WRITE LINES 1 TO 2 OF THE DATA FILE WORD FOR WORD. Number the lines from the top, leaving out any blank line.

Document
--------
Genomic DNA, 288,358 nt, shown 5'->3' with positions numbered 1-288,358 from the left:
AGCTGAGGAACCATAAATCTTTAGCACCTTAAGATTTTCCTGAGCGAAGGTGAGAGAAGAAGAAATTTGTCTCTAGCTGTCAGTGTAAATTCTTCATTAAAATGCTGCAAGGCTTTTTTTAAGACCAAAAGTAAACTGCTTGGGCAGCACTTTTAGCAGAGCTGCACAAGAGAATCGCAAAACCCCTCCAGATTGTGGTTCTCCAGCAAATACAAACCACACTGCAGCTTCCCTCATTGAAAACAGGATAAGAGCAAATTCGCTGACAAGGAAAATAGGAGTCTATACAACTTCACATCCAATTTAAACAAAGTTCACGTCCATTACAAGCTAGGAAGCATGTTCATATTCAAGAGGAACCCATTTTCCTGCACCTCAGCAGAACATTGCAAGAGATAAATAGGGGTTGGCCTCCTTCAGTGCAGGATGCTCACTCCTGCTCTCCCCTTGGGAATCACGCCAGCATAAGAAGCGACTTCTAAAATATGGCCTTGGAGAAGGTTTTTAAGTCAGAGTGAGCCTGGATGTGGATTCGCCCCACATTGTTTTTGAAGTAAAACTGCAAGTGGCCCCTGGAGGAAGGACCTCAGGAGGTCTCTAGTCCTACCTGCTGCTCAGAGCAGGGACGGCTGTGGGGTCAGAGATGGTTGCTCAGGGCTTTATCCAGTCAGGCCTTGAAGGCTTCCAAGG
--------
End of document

Genomic DNA, 288,358 nt, shown 5'->3' with positions numbered 1-288,358 from the left:
AGCTGAGGAACCATAAATCTTTAGCACCTTAAGATTTTCCTGAGCGAAGGTGAGAGAAGAAGAAATTTGTCTCTAGCTGTCAGTGTAAATTCTTCATTAAAATGCTGCAAGGCTTTTTTTAAGACCAAAAGTAAACTGCTTGGGCAGCACTTTTAGCAGAGCTGCACAAGAGAATCGCAAAACCCCTCCAGATTGTGGTTCTCCAGCAAATACAAACCACACTGCAGCTTCCCTCATTGAAAACAGGATAAGAGCAAATTCGCTGACAAGGAAAATAGGAGTCTATACAACTTCACATCCAATTTAAACAAAGTTCACGTCCATTACAAGCTAGGAAGCATGTTCATATTCAAGAGGAACCCATTTTCCTGCACCTCAGCAGAACATTGCAAGAGATAAATAGGGGTTGGCCTCCTTCAGTGCAGGATGCTCACTCCTGCTCTCCCCTTGGGAATCACGCCAGCATAAGAAGCGACTTCTAAAATATGGCCTTGGAGAAGGTTTTTAAGTCAGAGTGAGCCTGGATGTGGATTCGCCCCACATTGTTTTTGAAGTAAAACTGCAAGTGGCCCCTGGAGGAAGGACCTCAGGAGGTCTCTAGTCCTACCTGCTGCTCAGAGCAGGGACGGCTGTGGGGTCAGAGATGGTTGCTCAGGGCTTTATCCAGTCAGGCCTTGAAGGCTTCCAAGG